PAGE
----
In times of crisis, coordination and communication are crucial.
Central Texans discovered the importance of both last week as an unprecedented winter storm paralyzed the area with snow, ice and subfreezing temperatures.
The combination of record cold and icy roads shut down schools, closed businesses and made routine travel virtually impossible.
The historic cold spell also strained the state’s power grid, resulting in blackouts that cut electricity to nearly 20,000 Killeen homes — and as of Friday afternoon, at least 6,000 homes in Killeen, Harker Heights and Copperas Cove were still not back online.
As if the cold wasn’t bad enough, thousands of Killeen residents were without water last week as frozen pipes burst. Widespread leaks across the area both taxed the city’s water supply and resulted in a mandatory water-boil order that remained in effect Saturday in several area cities.
Area grocery stores cut their hours sharply as the week wore on, as icy roads made it difficult for trucks to make deliveries, leaving many shelves bare and others severely depleted. Power outages and water supply issues added to the disruption at several stores across the region.
As a result, hundreds of local residents were stranded in their homes with no heat, no light, and with no way to get out to buy the food, water and medicine they needed.
In the midst of these multiple crises — not to mention the interruption of COVID-19 testing and vaccinations across the area —thousands of Central Texas residents were desperate for information.
Over the course of the week, the Herald fielded dozens of calls from residents seeking the latest updates on power outages, water cutoffs, road conditions and the availabilty of shelters in the area. Herald staffers were glad to share what they knew, but the information the newspaper was receiving was far too limited, given the scope of the crisis unfolding across the area.
For the most part, communication from the city of Killeen was limited to notifications about water restrictions and boil-water notices, as well as the relocation of the city’s warming center. The Killeen Independent School District offered little more than daily updates on how long in-person education would be canceled. Oncor, the region’s electricity provider, tried to explain the problems challenging the state’s electric grid, but could offer no timeline for how or when thousands of impacted residents could expect their power to be restored.
On Friday afternoon, the worst of the crisis had passed. The sun was shining, the temperatures were in the 40s, and the ice had largely melted from area roads.
Only then did officials of several area cities and the Killeen school district hold a news conference to provide some answers.
The biggest news came from Killeen ISD Superintendent John Craft, who announced there would be no school Monday because of storm-related damage at more than two dozen district facilities. The full extent of the damage is not yet known, but Craft apparently knew earlier this week that pipes had burst in several buildings. In the interest of transparency, those campuses should have been identified publicly at the time. Parents whose students attend those schools for in-person instruction deserved no less.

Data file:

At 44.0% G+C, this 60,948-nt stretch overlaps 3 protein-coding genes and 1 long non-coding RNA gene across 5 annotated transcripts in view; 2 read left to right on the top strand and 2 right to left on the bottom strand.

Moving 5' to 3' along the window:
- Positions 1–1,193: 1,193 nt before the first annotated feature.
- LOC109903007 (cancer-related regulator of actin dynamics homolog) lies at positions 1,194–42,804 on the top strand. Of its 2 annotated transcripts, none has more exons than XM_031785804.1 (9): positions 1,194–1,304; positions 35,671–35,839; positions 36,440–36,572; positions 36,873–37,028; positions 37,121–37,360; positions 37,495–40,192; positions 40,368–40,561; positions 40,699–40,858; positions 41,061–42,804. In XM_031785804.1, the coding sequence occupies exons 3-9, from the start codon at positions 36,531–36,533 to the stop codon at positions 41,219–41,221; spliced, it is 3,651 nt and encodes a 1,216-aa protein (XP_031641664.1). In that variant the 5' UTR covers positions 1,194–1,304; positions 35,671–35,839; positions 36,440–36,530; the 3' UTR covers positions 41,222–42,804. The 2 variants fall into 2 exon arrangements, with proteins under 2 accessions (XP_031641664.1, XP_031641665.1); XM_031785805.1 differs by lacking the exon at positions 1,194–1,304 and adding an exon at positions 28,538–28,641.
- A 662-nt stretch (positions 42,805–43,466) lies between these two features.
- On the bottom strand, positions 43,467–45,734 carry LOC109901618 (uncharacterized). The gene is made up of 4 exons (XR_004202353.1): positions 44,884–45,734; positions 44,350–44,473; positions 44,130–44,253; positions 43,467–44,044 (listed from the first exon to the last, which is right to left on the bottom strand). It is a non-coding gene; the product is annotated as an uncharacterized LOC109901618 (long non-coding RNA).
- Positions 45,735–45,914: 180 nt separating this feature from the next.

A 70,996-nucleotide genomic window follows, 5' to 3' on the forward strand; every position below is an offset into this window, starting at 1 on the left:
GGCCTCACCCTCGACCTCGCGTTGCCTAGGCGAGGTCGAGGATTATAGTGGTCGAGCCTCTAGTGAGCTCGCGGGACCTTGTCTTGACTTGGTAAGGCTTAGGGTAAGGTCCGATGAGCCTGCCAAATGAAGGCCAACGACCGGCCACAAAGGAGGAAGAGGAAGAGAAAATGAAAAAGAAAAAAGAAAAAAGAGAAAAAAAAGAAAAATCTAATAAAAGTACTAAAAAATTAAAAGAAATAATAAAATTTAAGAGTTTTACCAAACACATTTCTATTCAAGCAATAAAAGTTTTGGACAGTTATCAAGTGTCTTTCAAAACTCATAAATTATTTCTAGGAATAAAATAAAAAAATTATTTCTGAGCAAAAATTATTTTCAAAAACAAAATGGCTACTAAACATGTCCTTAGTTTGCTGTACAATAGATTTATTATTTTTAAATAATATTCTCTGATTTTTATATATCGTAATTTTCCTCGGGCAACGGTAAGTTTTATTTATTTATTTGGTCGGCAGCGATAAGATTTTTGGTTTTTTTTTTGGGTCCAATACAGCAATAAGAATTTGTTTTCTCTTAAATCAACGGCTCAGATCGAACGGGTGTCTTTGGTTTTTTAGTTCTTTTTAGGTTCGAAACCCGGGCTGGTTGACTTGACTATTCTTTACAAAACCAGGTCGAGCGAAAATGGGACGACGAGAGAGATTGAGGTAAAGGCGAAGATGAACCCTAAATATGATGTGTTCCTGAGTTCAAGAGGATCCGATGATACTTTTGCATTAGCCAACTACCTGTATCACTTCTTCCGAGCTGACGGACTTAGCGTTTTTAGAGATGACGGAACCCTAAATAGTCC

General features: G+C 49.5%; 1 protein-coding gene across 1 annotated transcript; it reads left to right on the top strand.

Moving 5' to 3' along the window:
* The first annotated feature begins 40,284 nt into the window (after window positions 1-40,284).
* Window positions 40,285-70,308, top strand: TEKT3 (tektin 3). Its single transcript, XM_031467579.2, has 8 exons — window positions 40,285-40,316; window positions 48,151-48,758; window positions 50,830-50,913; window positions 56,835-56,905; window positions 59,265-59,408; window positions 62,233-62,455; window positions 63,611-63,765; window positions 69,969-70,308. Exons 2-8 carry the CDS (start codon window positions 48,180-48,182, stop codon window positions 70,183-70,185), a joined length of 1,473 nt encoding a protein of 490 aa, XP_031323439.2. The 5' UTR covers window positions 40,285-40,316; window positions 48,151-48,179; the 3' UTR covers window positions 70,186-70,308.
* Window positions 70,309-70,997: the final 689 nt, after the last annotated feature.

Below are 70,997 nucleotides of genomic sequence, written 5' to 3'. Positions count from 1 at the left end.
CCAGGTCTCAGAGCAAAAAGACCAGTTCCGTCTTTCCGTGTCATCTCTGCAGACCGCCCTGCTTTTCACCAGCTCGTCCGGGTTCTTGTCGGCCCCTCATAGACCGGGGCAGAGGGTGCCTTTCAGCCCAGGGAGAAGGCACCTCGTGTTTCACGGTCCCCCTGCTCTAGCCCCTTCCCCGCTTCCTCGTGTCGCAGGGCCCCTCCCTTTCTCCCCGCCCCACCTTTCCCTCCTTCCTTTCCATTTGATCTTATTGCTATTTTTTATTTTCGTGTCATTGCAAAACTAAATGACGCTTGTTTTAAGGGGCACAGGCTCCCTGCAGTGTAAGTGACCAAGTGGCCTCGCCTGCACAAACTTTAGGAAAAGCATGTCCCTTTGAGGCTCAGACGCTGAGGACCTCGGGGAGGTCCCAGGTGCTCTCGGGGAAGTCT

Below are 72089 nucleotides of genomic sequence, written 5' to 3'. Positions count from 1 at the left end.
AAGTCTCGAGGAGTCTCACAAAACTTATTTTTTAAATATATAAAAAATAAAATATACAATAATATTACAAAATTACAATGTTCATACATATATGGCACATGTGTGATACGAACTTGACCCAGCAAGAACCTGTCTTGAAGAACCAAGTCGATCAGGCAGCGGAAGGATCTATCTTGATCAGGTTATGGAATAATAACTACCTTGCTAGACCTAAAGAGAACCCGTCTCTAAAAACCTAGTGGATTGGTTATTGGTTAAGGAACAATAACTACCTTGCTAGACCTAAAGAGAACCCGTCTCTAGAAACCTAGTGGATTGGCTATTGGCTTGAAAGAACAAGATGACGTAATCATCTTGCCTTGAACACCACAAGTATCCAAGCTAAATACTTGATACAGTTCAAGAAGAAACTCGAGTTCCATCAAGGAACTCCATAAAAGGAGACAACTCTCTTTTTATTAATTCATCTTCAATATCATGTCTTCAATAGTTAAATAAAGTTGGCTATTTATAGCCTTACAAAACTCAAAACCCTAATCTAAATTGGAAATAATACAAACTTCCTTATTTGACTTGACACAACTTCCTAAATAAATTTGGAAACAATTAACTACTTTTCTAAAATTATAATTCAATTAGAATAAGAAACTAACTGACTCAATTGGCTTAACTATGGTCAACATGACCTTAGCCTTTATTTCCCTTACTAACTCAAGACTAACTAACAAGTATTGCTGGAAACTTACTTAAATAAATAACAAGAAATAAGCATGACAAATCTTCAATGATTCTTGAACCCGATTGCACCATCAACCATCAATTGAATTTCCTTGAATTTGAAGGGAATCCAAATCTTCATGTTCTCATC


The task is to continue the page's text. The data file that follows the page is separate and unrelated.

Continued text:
Also at Friday’s Zoom conference, Killeen City Manager Kent Cagle reported that Water Control and Improvement District No. 1’s water plant had a power outage last week that reduced the amount of water supplied to the city.
That would have been good information to have when residents started expressing concerns about low water pressure — or no water at all.
Certainly, the historic winter storm that blasted the state last week would have wreaked havoc on our area, no matter what efforts our state and local officials had undertaken in advance.
Yet, better proactive planning and coordination by state and local officials could have eased the crisis somewhat.
From the state electric grid manager’s failure to enact safeguards to prevent a near collapse of the system to local officials’ lack of coordination in securing backup shelter locations, it’s apparent that serious after-action reviews must be undertaken at every level of government.
It’s frustrating to know that the area has a well-coordinated action plan on how to provide accommodations for hurricane evacuees from other parts of the state, yet has no multi-tiered shelter protocols in place for a severe weather event in our own city.
Still, many of our local elected officials deserve credit for stepping up in the midst of the crisis.
Killeen Mayor Jose Segarra provided several residents with rides to the city’s warming shelter. Killeen City Councilwoman Mellisa Brown and Councilman Ken Wilkerson reached out to several area churches to find more space for residents needing shelter as the city’s designated shelter location neared capacity. Councilwoman Debbie Nash-King helped to deliver food and water across the community, collected needed items for a local youth group and volunteered at the Killeen Food Care Center.
And first responders across the area aided residents in need, responding to a massive number of calls for help, all while dealing with treacherous roads and dangerously cold temperatures.
Shelter volunteers across the area provided a welcome, valuable service as well.
No doubt, Central Texans will recover from this traumatic week, but it may take some time to erase the physical damage, difficult memories and anxiety that it produced.
Next time — and there likely will be a next time — we must be better prepared, at all levels of government.
We must acknowledge where we failed, devise sound strategies to address the problems, and share that information with the public in a timely manner.
Planning, coordination and communication — it’s really that simple.